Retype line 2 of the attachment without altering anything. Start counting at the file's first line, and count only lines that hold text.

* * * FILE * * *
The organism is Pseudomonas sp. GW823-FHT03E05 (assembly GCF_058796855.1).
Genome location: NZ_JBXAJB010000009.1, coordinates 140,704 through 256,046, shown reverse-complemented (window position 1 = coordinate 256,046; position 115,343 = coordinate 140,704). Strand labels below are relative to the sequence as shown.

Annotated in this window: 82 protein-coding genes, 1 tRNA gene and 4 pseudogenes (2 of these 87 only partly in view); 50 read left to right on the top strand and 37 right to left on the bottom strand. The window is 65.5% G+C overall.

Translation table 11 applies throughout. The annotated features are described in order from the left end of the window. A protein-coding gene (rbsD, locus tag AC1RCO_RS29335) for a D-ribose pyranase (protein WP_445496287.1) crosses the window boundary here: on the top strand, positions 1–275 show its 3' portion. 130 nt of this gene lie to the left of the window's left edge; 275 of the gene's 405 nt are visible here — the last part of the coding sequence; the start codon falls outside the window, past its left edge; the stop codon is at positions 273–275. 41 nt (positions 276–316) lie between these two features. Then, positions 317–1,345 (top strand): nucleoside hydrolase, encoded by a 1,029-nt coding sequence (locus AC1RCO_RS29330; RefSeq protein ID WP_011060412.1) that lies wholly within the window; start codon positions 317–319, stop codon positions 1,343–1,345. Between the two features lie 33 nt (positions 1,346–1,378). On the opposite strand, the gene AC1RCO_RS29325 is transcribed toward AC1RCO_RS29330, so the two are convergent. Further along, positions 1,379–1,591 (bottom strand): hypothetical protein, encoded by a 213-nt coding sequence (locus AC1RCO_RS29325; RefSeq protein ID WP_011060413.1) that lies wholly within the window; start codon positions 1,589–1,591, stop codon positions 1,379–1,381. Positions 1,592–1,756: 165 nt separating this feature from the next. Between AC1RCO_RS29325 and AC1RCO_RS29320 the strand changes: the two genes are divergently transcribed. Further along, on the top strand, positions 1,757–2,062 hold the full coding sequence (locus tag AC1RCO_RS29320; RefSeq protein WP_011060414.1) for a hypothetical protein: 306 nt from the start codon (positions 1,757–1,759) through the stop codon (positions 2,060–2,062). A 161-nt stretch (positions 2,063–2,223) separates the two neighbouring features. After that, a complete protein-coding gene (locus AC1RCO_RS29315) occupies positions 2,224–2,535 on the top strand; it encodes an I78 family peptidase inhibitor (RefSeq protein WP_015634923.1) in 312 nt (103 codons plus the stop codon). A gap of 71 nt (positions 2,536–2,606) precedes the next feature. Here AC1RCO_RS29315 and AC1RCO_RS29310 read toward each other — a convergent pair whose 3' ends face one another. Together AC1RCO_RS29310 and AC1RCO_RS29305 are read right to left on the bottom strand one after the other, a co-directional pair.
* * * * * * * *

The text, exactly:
Genome location: NZ_JBXAJB010000009.1, coordinates 140,704 through 256,046, shown reverse-complemented (window position 1 = coordinate 256,046; position 115,343 = coordinate 140,704). Strand labels below are relative to the sequence as shown.